50 mph = 80 km/h = 22 m/s (tsunami)

62 mph = 100 km/h = 28 m/s (cheetah)

75 mph = 120 km/h = 33 m/s (batted softball)

100 mph = 160 km/h = 44 m/s (batted baseball)

galileo formulates speed velocity2
Galileo Formulates Speed & Velocity
  • Velocity differs from speed in that we also know the direction of the moving object.
  • Velocity is both speed and direction.
  • Velocity is a vector quantity.
  • Speed is a scalar quantity.
  • Constant speed doesn’t mean constant velocity… the opposite is true though.
concept check2
Concept Check
  • What is the average speed of cheetah that sprints 100 m in 4 s?
  • The speedometer on a bicycle moving east reads 50 km/h. It passes another bicycle moving west at 50 km/h. Do both bikes have the same speed? Do they have the same velocity?
  • “She moves at a constant speed in a constant direction.” Say the same sentence in fewer words.
motion is relative
Motion is Relative
  • Everything is always moving!
  • Our speed relative to the sun is 100,000 km/h. Faster relative to center of our galaxy!
  • Discussing motion always involves a reference point.
and then there was newton
And then there was Newton!
  • Aristotle valued logic to figure things out.
  • Galileo used experiments.
  • Galileo showed that experiments are better than logic in testing knowledge.
  • The path was clear then for Isaac Newton…
  • Sir Isaac Newton (1642-1727)
  • Mathematician and physicist
  • Discovered many things:
    • Laws of motion
    • Optics
    • Gravity
    • Calculus
newton s 1 st law of motion
Newton’s 1st Law of Motion
  • “An object tends to remain in a constant state (at rest or in motion) until an unbalanced force acts upon it.”
  • The larger the mass, the larger the inertia.
  • Mass and inertia are similar, but not equivalent.
  • Inertia depends on the distribution of mass.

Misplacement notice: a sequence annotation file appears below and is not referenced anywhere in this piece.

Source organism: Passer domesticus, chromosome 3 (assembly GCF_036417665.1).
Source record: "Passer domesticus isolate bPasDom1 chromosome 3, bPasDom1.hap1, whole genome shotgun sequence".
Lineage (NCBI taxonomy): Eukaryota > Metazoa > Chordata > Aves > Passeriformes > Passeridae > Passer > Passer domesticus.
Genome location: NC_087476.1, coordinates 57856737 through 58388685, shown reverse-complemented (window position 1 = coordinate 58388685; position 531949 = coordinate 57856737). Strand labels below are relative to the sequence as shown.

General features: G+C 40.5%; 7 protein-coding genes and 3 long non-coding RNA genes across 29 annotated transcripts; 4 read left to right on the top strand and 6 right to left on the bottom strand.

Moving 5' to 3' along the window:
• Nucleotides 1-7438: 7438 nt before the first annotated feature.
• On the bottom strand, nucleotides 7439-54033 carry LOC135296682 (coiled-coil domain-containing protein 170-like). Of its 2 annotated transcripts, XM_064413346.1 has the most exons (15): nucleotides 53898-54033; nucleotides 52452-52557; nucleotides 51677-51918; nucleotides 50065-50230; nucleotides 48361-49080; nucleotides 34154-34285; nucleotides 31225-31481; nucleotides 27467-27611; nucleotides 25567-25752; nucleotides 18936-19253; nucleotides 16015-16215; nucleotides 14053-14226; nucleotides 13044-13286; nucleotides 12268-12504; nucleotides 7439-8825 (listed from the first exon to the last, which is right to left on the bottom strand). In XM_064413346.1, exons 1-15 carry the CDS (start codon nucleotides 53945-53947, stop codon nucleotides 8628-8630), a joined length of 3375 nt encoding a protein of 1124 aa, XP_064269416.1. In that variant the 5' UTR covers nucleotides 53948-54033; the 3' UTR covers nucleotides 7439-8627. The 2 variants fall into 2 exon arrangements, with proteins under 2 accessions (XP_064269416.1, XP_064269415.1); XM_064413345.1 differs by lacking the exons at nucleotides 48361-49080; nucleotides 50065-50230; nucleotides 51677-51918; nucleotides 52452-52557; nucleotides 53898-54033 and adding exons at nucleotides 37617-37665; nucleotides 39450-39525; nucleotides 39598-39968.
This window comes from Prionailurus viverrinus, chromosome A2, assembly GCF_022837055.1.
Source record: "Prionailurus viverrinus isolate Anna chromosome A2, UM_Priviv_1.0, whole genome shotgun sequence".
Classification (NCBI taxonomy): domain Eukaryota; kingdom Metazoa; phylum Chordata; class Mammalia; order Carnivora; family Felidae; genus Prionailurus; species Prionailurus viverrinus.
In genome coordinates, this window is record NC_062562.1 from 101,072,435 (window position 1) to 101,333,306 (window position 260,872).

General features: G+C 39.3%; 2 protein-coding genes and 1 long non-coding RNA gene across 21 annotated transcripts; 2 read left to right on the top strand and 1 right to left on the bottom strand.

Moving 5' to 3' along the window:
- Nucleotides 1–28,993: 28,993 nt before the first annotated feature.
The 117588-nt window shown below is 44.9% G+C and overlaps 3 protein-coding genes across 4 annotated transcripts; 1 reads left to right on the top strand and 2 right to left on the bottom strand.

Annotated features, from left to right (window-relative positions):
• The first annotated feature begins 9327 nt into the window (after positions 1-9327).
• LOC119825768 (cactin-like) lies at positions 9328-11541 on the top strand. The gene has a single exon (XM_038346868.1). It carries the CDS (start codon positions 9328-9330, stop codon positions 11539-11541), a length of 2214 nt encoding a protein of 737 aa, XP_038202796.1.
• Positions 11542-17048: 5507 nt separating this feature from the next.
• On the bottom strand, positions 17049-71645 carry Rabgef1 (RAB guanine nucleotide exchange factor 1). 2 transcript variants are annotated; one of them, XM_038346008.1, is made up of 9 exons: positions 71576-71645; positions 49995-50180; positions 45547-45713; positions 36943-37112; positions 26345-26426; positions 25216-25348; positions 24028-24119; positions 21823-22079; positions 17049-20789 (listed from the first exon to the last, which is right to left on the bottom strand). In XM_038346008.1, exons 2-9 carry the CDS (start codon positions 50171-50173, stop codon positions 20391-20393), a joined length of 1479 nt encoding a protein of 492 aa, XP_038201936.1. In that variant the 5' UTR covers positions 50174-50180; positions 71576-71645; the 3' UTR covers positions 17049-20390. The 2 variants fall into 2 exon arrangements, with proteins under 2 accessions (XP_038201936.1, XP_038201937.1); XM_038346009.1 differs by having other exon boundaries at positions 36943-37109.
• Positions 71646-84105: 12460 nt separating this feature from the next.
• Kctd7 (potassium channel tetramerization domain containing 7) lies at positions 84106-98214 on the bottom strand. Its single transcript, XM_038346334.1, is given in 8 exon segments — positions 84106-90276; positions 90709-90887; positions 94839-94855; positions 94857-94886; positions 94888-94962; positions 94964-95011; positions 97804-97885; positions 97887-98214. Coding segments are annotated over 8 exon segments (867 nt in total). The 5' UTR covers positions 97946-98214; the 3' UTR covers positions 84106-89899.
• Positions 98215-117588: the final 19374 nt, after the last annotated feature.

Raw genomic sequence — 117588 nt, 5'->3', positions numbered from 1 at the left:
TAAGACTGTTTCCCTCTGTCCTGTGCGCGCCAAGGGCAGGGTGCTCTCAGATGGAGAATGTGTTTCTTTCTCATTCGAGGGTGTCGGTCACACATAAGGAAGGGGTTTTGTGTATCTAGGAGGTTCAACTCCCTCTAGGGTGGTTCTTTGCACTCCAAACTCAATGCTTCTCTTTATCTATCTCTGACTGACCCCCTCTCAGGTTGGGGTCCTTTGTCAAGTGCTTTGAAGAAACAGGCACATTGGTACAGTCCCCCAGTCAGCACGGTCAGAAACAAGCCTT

concept check3
Concept Check
  • How does the law of inertia account for removing dirt from your shoes by stamping on the porch before entering a house or removing dust from a coat by shaking it?
net force
Net Force
  • The Net Force (Fnet) is the sum of all the forces acting on an object.
  • Force is measured in Newtons (N).

5 N

10 N

5 N

equilibrium for objects at rest
Equilibrium for Objects at Rest
  • Objects at rest are said to be in static equilibrium.
  • Static objects have Fnet = 0 N. Even though there may be many forces acting on that object they all cancel each other out.

Fnet = 0 N

5 N

5 N

equilibrium rules
Equilibrium rules
  • Forces are vector so they have direction and magnitude.
  • Upward forces +, downward forces -, forward forces +, backward forces -.
  • Weight is a force (-) that acts in a downward direction (towards the center of the Earth).
  • For an object at rest, there must be an opposite but equal force acting on it to have a net force = 0 N.
  • That force is called the Normal force (Fn).
  • It’s always perpendicular to the surface.
concept check4
Concept Check
  • As you stand at rest on a floor, does the floor exert an upward force on your feet? If so, what exactly is this force?
equilibrium for moving objects
Equilibrium for moving objects
  • Moving objects are in dynamic equilibrium, not static.
  • Sum of forces must be = 0 N if its velocity is constant. Remember: Newton’s First Law!
  • The “balancing a deck of cards in your hand while on a moving train,” example… cards don’t know the difference.

Am I moving or standing still?

earth s rotation
Earth’s Rotation
  • If the Earth came to a sudden stop, and I jumped up into the air at that exact moment, wouldn’t I land safely back on the ground?
earth s rotation inertia
Earth’s Rotation & Inertia
  • The Earth is rotating very rapidly (even as you write this down). Do you feel it?
  • Could you travel from San Francisco to New York by staying stationary in the air for 3 hours?
hard work
Hard Work!

Humankind struggled for nearly 2000 years in developing the ideas of this section. You should be patient with yourself if it takes a few days or weeks to achieve as much!

“Thinking” by Broken Persona